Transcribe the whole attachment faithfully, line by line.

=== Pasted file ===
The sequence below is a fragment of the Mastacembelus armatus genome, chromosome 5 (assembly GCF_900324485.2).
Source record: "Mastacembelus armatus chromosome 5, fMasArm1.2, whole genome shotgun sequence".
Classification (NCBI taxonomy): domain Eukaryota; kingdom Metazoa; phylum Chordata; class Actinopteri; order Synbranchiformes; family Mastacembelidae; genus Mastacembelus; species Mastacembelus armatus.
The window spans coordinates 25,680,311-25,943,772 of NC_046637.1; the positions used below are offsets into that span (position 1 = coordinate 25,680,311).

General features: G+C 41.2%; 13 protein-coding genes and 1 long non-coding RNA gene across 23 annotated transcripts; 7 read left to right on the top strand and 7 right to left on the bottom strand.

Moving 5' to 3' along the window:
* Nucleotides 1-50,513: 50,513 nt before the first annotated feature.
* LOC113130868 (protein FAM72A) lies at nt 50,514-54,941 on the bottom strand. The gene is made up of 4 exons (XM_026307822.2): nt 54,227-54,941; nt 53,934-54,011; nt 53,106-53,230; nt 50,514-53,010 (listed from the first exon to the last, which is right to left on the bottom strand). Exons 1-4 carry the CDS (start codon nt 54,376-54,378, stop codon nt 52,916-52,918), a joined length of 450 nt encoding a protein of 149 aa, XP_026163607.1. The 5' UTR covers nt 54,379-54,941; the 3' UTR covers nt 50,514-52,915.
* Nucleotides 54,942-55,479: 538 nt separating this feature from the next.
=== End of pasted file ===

The sequence below is a fragment of the Mastacembelus armatus genome, chromosome 5 (assembly GCF_900324485.2).
Source record: "Mastacembelus armatus chromosome 5, fMasArm1.2, whole genome shotgun sequence".
Classification (NCBI taxonomy): domain Eukaryota; kingdom Metazoa; phylum Chordata; class Actinopteri; order Synbranchiformes; family Mastacembelidae; genus Mastacembelus; species Mastacembelus armatus.
The window spans coordinates 25,680,311-25,943,772 of NC_046637.1; the positions used below are offsets into that span (position 1 = coordinate 25,680,311).

General features: G+C 41.2%; 13 protein-coding genes and 1 long non-coding RNA gene across 23 annotated transcripts; 7 read left to right on the top strand and 7 right to left on the bottom strand.

Moving 5' to 3' along the window:
* Nucleotides 1-50,513: 50,513 nt before the first annotated feature.
* LOC113130868 (protein FAM72A) lies at nt 50,514-54,941 on the bottom strand. The gene is made up of 4 exons (XM_026307822.2): nt 54,227-54,941; nt 53,934-54,011; nt 53,106-53,230; nt 50,514-53,010 (listed from the first exon to the last, which is right to left on the bottom strand). Exons 1-4 carry the CDS (start codon nt 54,376-54,378, stop codon nt 52,916-52,918), a joined length of 450 nt encoding a protein of 149 aa, XP_026163607.1. The 5' UTR covers nt 54,379-54,941; the 3' UTR covers nt 50,514-52,915.
* Nucleotides 54,942-55,479: 538 nt separating this feature from the next.